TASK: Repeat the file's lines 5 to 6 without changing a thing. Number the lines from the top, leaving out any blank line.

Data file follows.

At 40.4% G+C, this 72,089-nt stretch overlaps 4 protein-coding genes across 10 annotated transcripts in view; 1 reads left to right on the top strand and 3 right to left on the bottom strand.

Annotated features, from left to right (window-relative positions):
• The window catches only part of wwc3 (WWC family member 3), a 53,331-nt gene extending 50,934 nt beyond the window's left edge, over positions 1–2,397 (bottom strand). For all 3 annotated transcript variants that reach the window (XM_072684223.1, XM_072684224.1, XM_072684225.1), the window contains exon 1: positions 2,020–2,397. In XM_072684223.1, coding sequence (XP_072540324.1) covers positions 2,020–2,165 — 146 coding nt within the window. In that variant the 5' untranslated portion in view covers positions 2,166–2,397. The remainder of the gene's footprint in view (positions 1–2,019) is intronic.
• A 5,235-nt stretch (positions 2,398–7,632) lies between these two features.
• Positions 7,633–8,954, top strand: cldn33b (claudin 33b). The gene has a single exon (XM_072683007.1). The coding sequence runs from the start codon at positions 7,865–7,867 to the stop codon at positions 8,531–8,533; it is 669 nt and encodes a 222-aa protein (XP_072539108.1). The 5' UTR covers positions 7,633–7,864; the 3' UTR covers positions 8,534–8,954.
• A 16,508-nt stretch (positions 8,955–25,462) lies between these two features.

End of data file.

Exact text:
• Positions 7,633–8,954, top strand: cldn33b (claudin 33b). The gene has a single exon (XM_072683007.1). The coding sequence runs from the start codon at positions 7,865–7,867 to the stop codon at positions 8,531–8,533; it is 669 nt and encodes a 222-aa protein (XP_072539108.1). The 5' UTR covers positions 7,633–7,864; the 3' UTR covers positions 8,534–8,954.
• A 16,508-nt stretch (positions 8,955–25,462) lies between these two features.